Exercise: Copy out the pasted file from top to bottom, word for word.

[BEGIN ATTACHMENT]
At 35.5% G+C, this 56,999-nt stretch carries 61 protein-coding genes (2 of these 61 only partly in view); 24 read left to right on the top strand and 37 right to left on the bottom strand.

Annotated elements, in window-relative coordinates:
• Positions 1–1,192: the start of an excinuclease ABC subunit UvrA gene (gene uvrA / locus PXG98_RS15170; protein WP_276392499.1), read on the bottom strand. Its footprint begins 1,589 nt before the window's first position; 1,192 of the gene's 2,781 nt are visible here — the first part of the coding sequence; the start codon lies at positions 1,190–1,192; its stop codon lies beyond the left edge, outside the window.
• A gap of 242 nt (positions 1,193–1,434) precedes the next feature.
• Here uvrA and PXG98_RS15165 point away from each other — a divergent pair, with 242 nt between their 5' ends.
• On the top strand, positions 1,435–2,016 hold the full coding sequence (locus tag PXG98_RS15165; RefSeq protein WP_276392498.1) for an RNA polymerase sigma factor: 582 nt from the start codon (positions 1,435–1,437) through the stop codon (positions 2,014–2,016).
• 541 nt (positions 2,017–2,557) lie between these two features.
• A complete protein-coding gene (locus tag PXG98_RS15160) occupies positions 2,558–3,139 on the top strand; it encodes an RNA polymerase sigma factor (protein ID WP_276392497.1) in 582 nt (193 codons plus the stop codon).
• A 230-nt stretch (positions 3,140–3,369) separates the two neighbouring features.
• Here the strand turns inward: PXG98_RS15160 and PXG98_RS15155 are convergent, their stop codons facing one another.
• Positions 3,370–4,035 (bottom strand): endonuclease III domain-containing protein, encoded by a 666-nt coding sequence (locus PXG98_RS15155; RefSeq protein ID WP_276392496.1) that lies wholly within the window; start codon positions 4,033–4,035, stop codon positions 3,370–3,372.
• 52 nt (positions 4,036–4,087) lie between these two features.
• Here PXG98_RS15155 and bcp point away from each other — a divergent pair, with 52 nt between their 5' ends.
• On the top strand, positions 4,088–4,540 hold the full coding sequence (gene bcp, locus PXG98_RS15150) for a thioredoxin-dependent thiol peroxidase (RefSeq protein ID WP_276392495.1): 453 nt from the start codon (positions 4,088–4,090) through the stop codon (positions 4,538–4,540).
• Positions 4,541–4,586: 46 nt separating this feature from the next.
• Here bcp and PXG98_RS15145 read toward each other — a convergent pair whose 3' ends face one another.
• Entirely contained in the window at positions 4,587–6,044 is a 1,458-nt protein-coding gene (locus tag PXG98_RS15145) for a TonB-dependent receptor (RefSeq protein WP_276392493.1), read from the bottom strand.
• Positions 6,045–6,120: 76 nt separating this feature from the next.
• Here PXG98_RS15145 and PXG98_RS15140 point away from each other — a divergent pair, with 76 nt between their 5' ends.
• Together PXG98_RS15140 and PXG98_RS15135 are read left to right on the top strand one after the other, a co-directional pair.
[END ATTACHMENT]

At 35.5% G+C, this 56,999-nt stretch carries 61 protein-coding genes (2 of these 61 only partly in view); 24 read left to right on the top strand and 37 right to left on the bottom strand.

Annotated elements, in window-relative coordinates:
• Positions 1–1,192: the start of an excinuclease ABC subunit UvrA gene (gene uvrA / locus PXG98_RS15170; protein WP_276392499.1), read on the bottom strand. Its footprint begins 1,589 nt before the window's first position; 1,192 of the gene's 2,781 nt are visible here — the first part of the coding sequence; the start codon lies at positions 1,190–1,192; its stop codon lies beyond the left edge, outside the window.
• A gap of 242 nt (positions 1,193–1,434) precedes the next feature.
• Here uvrA and PXG98_RS15165 point away from each other — a divergent pair, with 242 nt between their 5' ends.
• On the top strand, positions 1,435–2,016 hold the full coding sequence (locus tag PXG98_RS15165; RefSeq protein WP_276392498.1) for an RNA polymerase sigma factor: 582 nt from the start codon (positions 1,435–1,437) through the stop codon (positions 2,014–2,016).
• 541 nt (positions 2,017–2,557) lie between these two features.
• A complete protein-coding gene (locus tag PXG98_RS15160) occupies positions 2,558–3,139 on the top strand; it encodes an RNA polymerase sigma factor (protein ID WP_276392497.1) in 582 nt (193 codons plus the stop codon).
• A 230-nt stretch (positions 3,140–3,369) separates the two neighbouring features.
• Here the strand turns inward: PXG98_RS15160 and PXG98_RS15155 are convergent, their stop codons facing one another.
• Positions 3,370–4,035 (bottom strand): endonuclease III domain-containing protein, encoded by a 666-nt coding sequence (locus PXG98_RS15155; RefSeq protein ID WP_276392496.1) that lies wholly within the window; start codon positions 4,033–4,035, stop codon positions 3,370–3,372.
• 52 nt (positions 4,036–4,087) lie between these two features.
• Here PXG98_RS15155 and bcp point away from each other — a divergent pair, with 52 nt between their 5' ends.
• On the top strand, positions 4,088–4,540 hold the full coding sequence (gene bcp, locus PXG98_RS15150) for a thioredoxin-dependent thiol peroxidase (RefSeq protein ID WP_276392495.1): 453 nt from the start codon (positions 4,088–4,090) through the stop codon (positions 4,538–4,540).
• Positions 4,541–4,586: 46 nt separating this feature from the next.
• Here bcp and PXG98_RS15145 read toward each other — a convergent pair whose 3' ends face one another.
• Entirely contained in the window at positions 4,587–6,044 is a 1,458-nt protein-coding gene (locus tag PXG98_RS15145) for a TonB-dependent receptor (RefSeq protein WP_276392493.1), read from the bottom strand.
• Positions 6,045–6,120: 76 nt separating this feature from the next.
• Here PXG98_RS15145 and PXG98_RS15140 point away from each other — a divergent pair, with 76 nt between their 5' ends.
• Together PXG98_RS15140 and PXG98_RS15135 are read left to right on the top strand one after the other, a co-directional pair.